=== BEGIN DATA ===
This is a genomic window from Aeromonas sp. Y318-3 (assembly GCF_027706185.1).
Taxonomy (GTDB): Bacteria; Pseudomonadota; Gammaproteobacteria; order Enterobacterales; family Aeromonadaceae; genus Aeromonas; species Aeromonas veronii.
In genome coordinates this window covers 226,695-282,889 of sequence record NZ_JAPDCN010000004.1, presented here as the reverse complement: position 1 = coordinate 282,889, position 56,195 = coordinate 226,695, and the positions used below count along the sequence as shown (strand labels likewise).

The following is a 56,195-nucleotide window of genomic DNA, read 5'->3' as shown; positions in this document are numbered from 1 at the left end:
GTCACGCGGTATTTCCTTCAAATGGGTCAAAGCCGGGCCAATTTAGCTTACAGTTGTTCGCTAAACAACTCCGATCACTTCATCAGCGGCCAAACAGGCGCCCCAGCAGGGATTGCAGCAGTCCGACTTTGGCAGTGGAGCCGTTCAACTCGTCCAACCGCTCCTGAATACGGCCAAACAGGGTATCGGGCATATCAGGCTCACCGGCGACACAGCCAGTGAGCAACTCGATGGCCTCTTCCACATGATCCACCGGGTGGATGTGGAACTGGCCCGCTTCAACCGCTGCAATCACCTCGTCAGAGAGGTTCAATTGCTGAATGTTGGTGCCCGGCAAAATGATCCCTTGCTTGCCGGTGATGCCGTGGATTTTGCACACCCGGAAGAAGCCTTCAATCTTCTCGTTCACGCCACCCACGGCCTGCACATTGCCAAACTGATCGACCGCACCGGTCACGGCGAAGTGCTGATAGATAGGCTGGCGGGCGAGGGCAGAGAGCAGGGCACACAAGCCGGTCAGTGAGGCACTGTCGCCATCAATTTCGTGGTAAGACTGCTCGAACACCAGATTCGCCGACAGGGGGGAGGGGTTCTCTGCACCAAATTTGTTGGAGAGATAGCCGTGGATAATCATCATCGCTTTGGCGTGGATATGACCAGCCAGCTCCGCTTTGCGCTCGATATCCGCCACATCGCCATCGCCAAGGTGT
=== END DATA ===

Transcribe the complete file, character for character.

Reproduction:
This is a genomic window from Aeromonas sp. Y318-3 (assembly GCF_027706185.1).
Taxonomy (GTDB): Bacteria; Pseudomonadota; Gammaproteobacteria; order Enterobacterales; family Aeromonadaceae; genus Aeromonas; species Aeromonas veronii.
In genome coordinates this window covers 226,695-282,889 of sequence record NZ_JAPDCN010000004.1, presented here as the reverse complement: position 1 = coordinate 282,889, position 56,195 = coordinate 226,695, and the positions used below count along the sequence as shown (strand labels likewise).

The following is a 56,195-nucleotide window of genomic DNA, read 5'->3' as shown; positions in this document are numbered from 1 at the left end:
GTCACGCGGTATTTCCTTCAAATGGGTCAAAGCCGGGCCAATTTAGCTTACAGTTGTTCGCTAAACAACTCCGATCACTTCATCAGCGGCCAAACAGGCGCCCCAGCAGGGATTGCAGCAGTCCGACTTTGGCAGTGGAGCCGTTCAACTCGTCCAACCGCTCCTGAATACGGCCAAACAGGGTATCGGGCATATCAGGCTCACCGGCGACACAGCCAGTGAGCAACTCGATGGCCTCTTCCACATGATCCACCGGGTGGATGTGGAACTGGCCCGCTTCAACCGCTGCAATCACCTCGTCAGAGAGGTTCAATTGCTGAATGTTGGTGCCCGGCAAAATGATCCCTTGCTTGCCGGTGATGCCGTGGATTTTGCACACCCGGAAGAAGCCTTCAATCTTCTCGTTCACGCCACCCACGGCCTGCACATTGCCAAACTGATCGACCGCACCGGTCACGGCGAAGTGCTGATAGATAGGCTGGCGGGCGAGGGCAGAGAGCAGGGCACACAAGCCGGTCAGTGAGGCACTGTCGCCATCAATTTCGTGGTAAGACTGCTCGAACACCAGATTCGCCGACAGGGGGGAGGGGTTCTCTGCACCAAATTTGTTGGAGAGATAGCCGTGGATAATCATCATCGCTTTGGCGTGGATATGACCAGCCAGCTCCGCTTTGCGCTCGATATCCGCCACATCGCCATCGCCAAGGTGT